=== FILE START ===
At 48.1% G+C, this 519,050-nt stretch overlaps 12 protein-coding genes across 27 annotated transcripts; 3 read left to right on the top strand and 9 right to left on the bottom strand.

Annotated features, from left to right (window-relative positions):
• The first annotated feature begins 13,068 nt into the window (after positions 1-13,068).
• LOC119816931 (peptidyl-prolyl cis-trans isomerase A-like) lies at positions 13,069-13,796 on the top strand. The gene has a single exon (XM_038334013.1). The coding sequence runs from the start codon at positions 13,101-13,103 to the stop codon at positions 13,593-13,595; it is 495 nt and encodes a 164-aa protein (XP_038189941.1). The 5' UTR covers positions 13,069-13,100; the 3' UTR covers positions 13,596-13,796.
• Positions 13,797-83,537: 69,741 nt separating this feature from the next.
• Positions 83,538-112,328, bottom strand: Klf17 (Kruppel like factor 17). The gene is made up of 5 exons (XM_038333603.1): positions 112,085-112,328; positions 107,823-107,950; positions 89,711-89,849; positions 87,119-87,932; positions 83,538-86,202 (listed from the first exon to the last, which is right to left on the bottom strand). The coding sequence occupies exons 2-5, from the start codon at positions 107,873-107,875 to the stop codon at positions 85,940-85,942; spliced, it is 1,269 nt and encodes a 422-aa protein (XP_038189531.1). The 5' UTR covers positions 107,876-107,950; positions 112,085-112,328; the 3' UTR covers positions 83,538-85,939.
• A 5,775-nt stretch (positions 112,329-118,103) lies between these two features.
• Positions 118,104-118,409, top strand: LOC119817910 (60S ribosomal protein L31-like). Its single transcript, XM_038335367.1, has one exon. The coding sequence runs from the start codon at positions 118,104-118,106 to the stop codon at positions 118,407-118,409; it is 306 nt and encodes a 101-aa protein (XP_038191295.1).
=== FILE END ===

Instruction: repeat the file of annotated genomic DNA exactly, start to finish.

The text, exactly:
At 48.1% G+C, this 519,050-nt stretch overlaps 12 protein-coding genes across 27 annotated transcripts; 3 read left to right on the top strand and 9 right to left on the bottom strand.

Annotated features, from left to right (window-relative positions):
• The first annotated feature begins 13,068 nt into the window (after positions 1-13,068).
• LOC119816931 (peptidyl-prolyl cis-trans isomerase A-like) lies at positions 13,069-13,796 on the top strand. The gene has a single exon (XM_038334013.1). The coding sequence runs from the start codon at positions 13,101-13,103 to the stop codon at positions 13,593-13,595; it is 495 nt and encodes a 164-aa protein (XP_038189941.1). The 5' UTR covers positions 13,069-13,100; the 3' UTR covers positions 13,596-13,796.
• Positions 13,797-83,537: 69,741 nt separating this feature from the next.
• Positions 83,538-112,328, bottom strand: Klf17 (Kruppel like factor 17). The gene is made up of 5 exons (XM_038333603.1): positions 112,085-112,328; positions 107,823-107,950; positions 89,711-89,849; positions 87,119-87,932; positions 83,538-86,202 (listed from the first exon to the last, which is right to left on the bottom strand). The coding sequence occupies exons 2-5, from the start codon at positions 107,873-107,875 to the stop codon at positions 85,940-85,942; spliced, it is 1,269 nt and encodes a 422-aa protein (XP_038189531.1). The 5' UTR covers positions 107,876-107,950; positions 112,085-112,328; the 3' UTR covers positions 83,538-85,939.
• A 5,775-nt stretch (positions 112,329-118,103) lies between these two features.
• Positions 118,104-118,409, top strand: LOC119817910 (60S ribosomal protein L31-like). Its single transcript, XM_038335367.1, has one exon. The coding sequence runs from the start codon at positions 118,104-118,106 to the stop codon at positions 118,407-118,409; it is 306 nt and encodes a 101-aa protein (XP_038191295.1).